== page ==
Credit: Hugo Neu, 2020
Photograph Credit: Hugo Neu, 2020

Industrial to Mixed-use Redevelopment: Kearny Point, Kearny

Industrial to Mixed-use Redevelopment


78 John Miller Way, Kearny, NJ 07032


Kearny Town


Hugo Neu Corporation

Michael Meyer, Director of Development
Dominique Lueckenhoff, Senior Vice President Corporate Affairs & Sustainability

Studios Architecture
WXY Architecture
Bohler Engineering
eDesign Dynamics


Combined Sewer Overflow
Passaic Valley Sewerage Commission


Construction in Progress

Project Overview

Kearny Point is a former shipbuilding yard located between Kearny and Jersey City on the South Kearny Peninsula. The site contains 130 acres of asphalt and industrial buildings fronting the Hackensack River. This redevelopment project is designed to convert the space into a vibrant, riverfront complex of industrial, commercial, and office spaces. Green infrastructure Best Management Practices are proposed throughout the site in order to reduce flooding, manage stormwater, and create amenity space for tenants. The site will be a model for developers looking to reenergize industrial complexes under the updated NJDEP stormwater rules. 

When shipbuilding activities ceased in 1948, the site became a center for scrapping and recycling operations. Damage from Hurricane Sandy in 2012 spurred the initiative to redevelop the site and prepare for future hurricanes. The Master Plan for the property outlines the core design principles for the site as Authentic Identity/Adaptive Reuse, Diverse and Complementary Tenanting, Ecology and Environment, and Resiliency. From the early planning stages, green infrastructure was incorporated as a tool to achieve these aims.

The construction process will be achieved through phasing. The first phase is underway and includes the redevelopment of southern areas of the site, which will provide offices, restaurants, and indoor food markets. An outdoor amenity space incorporating habitat restoration will be constructed along the Hackensack River.

Phase 2 will include building renovations that will allow for light manufacturing, film production, and post-production work. Phase 3 includes the construction of low-density development along the Hackensack. Shoreline restoration will provide buffer for future storm events while creating local habitat. Phase 4 will complete the project with the construction of the North Basin and the development of a flexible complex measuring one million gross square feet. Habitat restoration will surround the building.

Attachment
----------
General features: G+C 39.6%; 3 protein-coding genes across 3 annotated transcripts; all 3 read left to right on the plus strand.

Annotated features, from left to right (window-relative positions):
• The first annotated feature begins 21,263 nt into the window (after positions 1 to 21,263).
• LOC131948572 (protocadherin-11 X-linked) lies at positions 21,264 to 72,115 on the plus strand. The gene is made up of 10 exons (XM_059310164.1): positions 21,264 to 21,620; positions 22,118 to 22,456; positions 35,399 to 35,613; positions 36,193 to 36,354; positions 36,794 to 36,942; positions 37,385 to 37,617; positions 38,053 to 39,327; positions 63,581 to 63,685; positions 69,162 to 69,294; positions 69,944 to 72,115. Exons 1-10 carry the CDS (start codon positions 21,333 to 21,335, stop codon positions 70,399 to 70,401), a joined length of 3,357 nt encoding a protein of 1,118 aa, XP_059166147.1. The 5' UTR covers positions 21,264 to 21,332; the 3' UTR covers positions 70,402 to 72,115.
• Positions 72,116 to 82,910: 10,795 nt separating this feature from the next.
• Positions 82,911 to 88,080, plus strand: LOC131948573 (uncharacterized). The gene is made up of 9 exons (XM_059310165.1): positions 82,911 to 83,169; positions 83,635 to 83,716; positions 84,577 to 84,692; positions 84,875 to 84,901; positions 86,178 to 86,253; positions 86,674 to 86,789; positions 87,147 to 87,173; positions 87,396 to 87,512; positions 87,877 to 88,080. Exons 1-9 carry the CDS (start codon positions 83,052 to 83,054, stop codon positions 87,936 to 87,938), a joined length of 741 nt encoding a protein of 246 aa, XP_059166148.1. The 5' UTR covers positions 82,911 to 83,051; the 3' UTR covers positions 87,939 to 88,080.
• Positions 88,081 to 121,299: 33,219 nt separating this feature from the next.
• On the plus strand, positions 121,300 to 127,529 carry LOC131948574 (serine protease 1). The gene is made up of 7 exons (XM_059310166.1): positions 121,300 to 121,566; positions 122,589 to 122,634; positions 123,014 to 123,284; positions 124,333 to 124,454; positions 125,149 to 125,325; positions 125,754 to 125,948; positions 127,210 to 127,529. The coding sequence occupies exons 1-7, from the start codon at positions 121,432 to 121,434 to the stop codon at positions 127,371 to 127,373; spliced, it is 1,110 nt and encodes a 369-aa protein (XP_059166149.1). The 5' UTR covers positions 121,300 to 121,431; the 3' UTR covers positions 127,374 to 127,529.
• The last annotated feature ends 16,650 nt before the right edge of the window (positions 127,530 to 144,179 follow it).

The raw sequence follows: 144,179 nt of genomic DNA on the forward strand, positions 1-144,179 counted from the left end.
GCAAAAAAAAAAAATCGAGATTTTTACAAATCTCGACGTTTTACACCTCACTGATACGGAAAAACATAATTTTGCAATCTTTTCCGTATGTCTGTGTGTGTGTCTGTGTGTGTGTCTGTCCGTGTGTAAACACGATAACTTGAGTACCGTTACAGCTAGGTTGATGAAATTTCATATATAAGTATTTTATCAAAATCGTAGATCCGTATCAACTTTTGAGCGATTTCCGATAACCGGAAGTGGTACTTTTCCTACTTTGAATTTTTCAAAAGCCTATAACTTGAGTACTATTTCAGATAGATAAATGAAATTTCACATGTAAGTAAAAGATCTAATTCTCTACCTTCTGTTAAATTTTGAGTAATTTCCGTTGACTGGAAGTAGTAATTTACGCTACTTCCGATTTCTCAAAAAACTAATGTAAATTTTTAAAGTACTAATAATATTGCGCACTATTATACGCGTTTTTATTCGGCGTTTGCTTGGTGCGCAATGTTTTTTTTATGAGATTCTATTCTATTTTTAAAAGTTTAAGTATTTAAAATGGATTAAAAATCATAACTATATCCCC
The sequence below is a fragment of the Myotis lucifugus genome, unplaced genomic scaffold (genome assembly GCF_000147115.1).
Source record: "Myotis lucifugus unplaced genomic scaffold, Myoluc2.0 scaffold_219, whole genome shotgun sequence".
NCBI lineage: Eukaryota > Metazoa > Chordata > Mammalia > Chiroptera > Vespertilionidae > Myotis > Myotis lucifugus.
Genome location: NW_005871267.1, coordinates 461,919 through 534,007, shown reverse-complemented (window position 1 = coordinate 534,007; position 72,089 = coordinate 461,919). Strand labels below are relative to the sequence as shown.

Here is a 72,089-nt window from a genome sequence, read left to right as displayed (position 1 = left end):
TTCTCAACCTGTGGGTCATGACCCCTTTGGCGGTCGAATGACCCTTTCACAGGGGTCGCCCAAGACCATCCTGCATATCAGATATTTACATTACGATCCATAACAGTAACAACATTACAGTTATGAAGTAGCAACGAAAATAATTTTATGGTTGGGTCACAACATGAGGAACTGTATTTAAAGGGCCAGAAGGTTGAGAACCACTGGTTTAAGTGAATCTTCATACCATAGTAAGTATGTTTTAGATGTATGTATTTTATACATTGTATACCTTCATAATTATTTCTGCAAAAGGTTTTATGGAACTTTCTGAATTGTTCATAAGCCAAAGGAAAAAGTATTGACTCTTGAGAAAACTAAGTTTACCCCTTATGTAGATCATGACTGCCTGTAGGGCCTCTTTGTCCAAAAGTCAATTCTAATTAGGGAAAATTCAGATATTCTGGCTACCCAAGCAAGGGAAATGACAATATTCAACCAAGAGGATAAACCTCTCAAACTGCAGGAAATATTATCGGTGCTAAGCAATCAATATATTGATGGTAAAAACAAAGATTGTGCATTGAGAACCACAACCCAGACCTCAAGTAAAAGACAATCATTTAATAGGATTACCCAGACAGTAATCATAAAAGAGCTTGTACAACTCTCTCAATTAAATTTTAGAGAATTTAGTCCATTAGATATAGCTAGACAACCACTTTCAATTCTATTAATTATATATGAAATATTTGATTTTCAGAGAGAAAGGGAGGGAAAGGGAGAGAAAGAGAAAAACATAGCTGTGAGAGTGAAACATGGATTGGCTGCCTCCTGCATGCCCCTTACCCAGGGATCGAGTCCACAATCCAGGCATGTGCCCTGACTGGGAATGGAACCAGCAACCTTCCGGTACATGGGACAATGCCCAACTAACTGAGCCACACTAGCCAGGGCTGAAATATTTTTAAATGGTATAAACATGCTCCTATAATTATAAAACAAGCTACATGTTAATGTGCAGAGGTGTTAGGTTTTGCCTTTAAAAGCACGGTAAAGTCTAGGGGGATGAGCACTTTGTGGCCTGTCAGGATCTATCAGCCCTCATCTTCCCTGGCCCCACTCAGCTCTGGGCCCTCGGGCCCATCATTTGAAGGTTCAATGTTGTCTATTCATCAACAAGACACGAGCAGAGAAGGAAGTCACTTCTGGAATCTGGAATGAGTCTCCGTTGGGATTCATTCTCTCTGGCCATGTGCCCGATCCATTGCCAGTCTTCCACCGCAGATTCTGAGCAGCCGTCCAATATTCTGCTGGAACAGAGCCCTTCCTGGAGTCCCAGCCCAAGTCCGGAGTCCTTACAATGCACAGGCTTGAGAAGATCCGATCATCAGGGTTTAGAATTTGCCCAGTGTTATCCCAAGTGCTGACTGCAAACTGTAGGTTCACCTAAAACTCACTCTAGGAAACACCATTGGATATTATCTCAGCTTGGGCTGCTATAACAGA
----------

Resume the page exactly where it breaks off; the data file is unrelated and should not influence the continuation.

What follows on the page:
The interior of the Historic Crane Building. This space is one of the adaptive reuse aspects of the site. Image Credit: Hugo Neu, 2020

Design Summary

The design team knew from the inception of the project that environmental considerations were a primary driving force for the site. The goal was to incorporate resiliency in a meaningful way while providing an attractive space for tenants. The project’s phasing lends itself to the dispersed green infrastructure encouraged by the NJDEP. In the first phase (underway), rain gardens manage runoff from roof and parking areas. As redevelopment continues, new green infrastructure systems will be installed.

  • Blue roofs will collect, store, and slowly release rainwater collected from smaller storms.
  • Green roofs will be used throughout the site to collect stormwater runoff. Green roofs provide additional water quality benefits and aesthetic value.
  • Bioretention Systems (rain gardens) will filter pollutants and provide storage to reduce peak flows. These systems will be distributed throughout the site and will interconnect with bioswales, pervious pavement, and stormwater pipes.
  • Bioswales will guide stormwater runoff to rain gardens while providing water quality benefits and aesthetic value.
  • Constructed wetlands will address both water quality and water quantity. The location of the wetlands along the Hackensack River allows for storm surge buffering and flood management.
  • Pervious pavement is proposed in select areas of pedestrian and vehicular traffic vulnerable to flooding. The system will include porous asphalt, pervious concrete, and porous pavers.
  • Manufactured Treatment Devices will provide additional water quality treatment before stormwater discharges into the Hackensack River. The advanced filtration polymer media will remove 98-99% of remaining pollutants, including pathogens, toxics, hydrocarbons, trash, and sediment.

    The revegetation of existing asphalt will play a major role in reducing stormwater runoff. In addition to groundcover change, the design team provided storage and treatment beyond the state and local requirements. Image Credit: Hugo Neu, 2020

    Early concepts for the site heavily featured green infrastructure and usable communal green spaces. Image Credit: Hugo Neu, 2020